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Sam Woolfe - Jan 25, 2019

How Toxic Masculinity Stops Men From Expressing Love

The notion of ‘toxic masculinity’ is being widely discussed in the mainstream media again. This is because the American Psychological Association (APA), for the first time in its 127-year history, has published guidelines on how psychologists should treat boys and men. Authors discuss “traditional masculine ideology” and how it harms the mental health of boys and men. The APA notes that “constricted notions of masculinity”, such as stoicism, competitiveness, aggression, violence, eschewal of weakness, misogyny, and homophobia impact men’s relationships and their overall well-being.

 

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The APA’s 36-page guidelines have been stirring up controversy for its criticisms of traditional masculinity, although many important points are made. Men are facing high rates of problems such as substance abuse and suicide, so psychologists need to understand how masculinity is contributing to the issues experienced by their male patients.

There is one aspect of toxic masculinity, though, that wasn’t really touched on by the APA. And that’s the way in which men’s attitude towards love gets in the way of their relationships and mental health. This does, however, tie into many of the issues raised by the APA.

Men’s Difficulty in Expressing Love

A lot of men seem to have difficulty expressing love towards people who they do undeniably love. Expressions of love may be seen as effeminate or a sign of ‘being gay’, which relates to the fact that masculine norms include traits such as anti-femininity and homophobia. This means that men will go to great lengths to avoid any behavior that may be perceived as soft or womanly. Unfortunately, many men believe that to express love for someone, especially a male friend, would be emasculating. Traditional masculinity has encouraged men to shy away from deep, loving bonds with other men for fear of being perceived as gay.

Men, therefore, can really struggle to just say the words “I love you”, even if they truly love someone else and would, deep down, like to express that sentiment, to show how much they care about them. A lot of men find it difficult to tell even their partner or parents that they love them.

Unhealthy Relationships

The Importance of Love in Mental Health

Men today feel expected to live up to certain standards of masculinity that restrict their emotional expression. Anger has become the only acceptable emotion for men to express, as this one emotion is seen as strong and powerful, whereas expressing other emotions – men fear – would make them appear weak. But this repression of emotions is highly damaging for men. It should be emphasized that expressions of love are vital in protecting our mental health, for a number of reasons.

Friendships deepen when they involve genuine expressions of love, care, and appreciation. If men avoid showing these more tender types of emotions, then their male friendships may remain shallow. And when friendships are shallow, they lack a certain degree of trust and openness. If men could learn to see that expressing love for other men is healthy, then they would realize the immense benefits this involves.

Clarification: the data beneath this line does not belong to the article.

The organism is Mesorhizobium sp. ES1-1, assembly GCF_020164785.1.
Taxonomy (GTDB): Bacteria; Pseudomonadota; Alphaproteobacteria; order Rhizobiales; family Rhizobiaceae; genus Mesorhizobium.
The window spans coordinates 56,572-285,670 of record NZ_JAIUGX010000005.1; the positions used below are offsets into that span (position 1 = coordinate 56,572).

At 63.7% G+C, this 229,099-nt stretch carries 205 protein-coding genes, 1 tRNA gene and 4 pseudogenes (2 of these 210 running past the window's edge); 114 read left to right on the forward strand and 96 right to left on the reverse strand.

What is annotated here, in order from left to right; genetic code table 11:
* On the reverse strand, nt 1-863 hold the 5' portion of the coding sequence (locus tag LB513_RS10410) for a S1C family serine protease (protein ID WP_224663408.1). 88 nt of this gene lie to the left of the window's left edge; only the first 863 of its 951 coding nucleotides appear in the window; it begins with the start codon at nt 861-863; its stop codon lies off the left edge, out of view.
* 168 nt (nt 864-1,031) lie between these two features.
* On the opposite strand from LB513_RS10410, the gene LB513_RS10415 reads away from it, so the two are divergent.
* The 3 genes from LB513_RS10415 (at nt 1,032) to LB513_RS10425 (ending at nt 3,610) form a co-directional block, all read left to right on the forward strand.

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When you express love for someone else, you can create a mutual relationship in which you both feel comfortable reaching out for help and support. When men go through times of emotional hardship, what they need and crave is loving support. But if men constantly resist love as an emotion, then they shut themselves off from support. They avoid getting stuff off their chest and their most important relationships suffer.

If you’re a man, it can feel extremely awkward to express your love to another man, be they your father, brother, or best friend. Maybe you have expressed these feelings to a friend one drunken night when your inhibitions were lowered, yet woken up the next day feeling embarrassed. However, there’s no reason to feel embarrassed about that. It’s likely you were just trying to say something you thought was worth saying but have always remained hesitant about doing so.

Breaking the barriers of masculinity is hard work. It always begins, though, with biting the bullet and doing something slightly uncomfortable. This doesn’t mean you have to randomly call your friend and tell them you love them. But you could always express these feelings when it seems appropriate, with a simple “I miss you, dude” or “I love you, man”. The film I Love You, Man (2009) starring Jason Segal and Paul Rudd really does a great job of crushing stereotypes about male same-sex friendships. The main takeaway of this film for men should be: when you allow yourself to genuinely express yourself, your relationships and life will massively improve as a result.

Written by Sam Woolfe

I'm a freelance writer who is interested in mindfulness, mental health and the evolving concept of masculinity.

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